The Historic Fourth Ward School foundation has been diligent with the care, restoration and interpretation of this significant building. However, as with any large and historic building extensive projects are the norm and it has been 15 years since our last one. As we expand our programing, school tours, educational exhibits and outreach, the building remains our number one priority. It is our largest and most important artifact.
The Historic Fourth Ward School Museum & Archives is currently faced with repainting and restoring the exterior siding of the entire building. It was last completely painted in 1999. At that time, instead of replacing the original damaged wood siding, a bonding substance was used to hold the siding together. Now, that bonding is pulling the wood it was adhered to off and more damage is occurring. In addition, there are numerous leaks on the third and fourth floors. Because part of the fix for the interior leaks will be done with the restoration of the exterior of the building, the repairs are being considered as one project.
The Second Empire design of the Fourth Ward School building not only gives the school its unique grand appearance, it also creates unique challenges with regard to restoration. As with other Victorian Era trends, the Second Empire design includes elaborate ornamentation and decorative details. Each architectural element will require careful removal, restoration and replacement. Only those elements which are beyond any chance of repair will be replaced.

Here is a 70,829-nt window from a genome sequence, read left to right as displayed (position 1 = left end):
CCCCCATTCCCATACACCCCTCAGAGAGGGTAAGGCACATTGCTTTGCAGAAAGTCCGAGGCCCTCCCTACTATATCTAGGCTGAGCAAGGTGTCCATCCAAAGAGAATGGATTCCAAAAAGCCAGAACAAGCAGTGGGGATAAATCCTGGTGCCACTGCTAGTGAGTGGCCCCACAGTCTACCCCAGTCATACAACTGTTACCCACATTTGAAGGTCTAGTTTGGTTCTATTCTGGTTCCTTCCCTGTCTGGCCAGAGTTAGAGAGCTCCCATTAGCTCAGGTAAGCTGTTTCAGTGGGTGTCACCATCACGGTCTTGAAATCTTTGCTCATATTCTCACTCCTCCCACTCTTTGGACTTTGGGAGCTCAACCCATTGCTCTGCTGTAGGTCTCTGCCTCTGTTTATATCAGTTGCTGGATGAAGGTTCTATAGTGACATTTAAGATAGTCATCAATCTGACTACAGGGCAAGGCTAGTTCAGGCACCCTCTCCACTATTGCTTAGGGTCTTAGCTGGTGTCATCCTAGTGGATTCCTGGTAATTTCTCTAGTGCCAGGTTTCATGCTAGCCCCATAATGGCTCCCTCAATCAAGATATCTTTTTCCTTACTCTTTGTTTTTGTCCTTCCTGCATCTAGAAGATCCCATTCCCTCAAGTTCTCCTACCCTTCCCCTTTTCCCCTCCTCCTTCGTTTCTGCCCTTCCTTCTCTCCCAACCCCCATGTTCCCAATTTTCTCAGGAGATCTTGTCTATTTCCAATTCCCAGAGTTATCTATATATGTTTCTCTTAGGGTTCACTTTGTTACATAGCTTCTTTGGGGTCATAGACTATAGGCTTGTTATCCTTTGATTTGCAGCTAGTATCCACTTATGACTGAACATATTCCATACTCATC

Another signature element of a Second Empire building is the distinctive Mansard roof. In addition to being visually impressive, the Mansard roof allows for additional floor space. Behind what appears to be the roof is our fourth floor. Because of the design of the Mansard roof with its many angles, in addition to the natural movement, settlement and expansion and contraction of the building, a material called flashing is required. Flashing is a thin piece of impervious material that is placed under the shingles and over any seam or joint and prevents water from entering. This material needs to be replaced and in some cases added.
This project will stop the deterioration on the exterior of the building and repair any existing damage. Repairing the leaks on the third and fourth floors will protect the building and the artifacts located within. The fourth floor houses our store inventory and exhibit supplies. These items, as well as the interior walls and ceilings have been damaged by water. After the repairs, the entire exterior of the building will be repainted.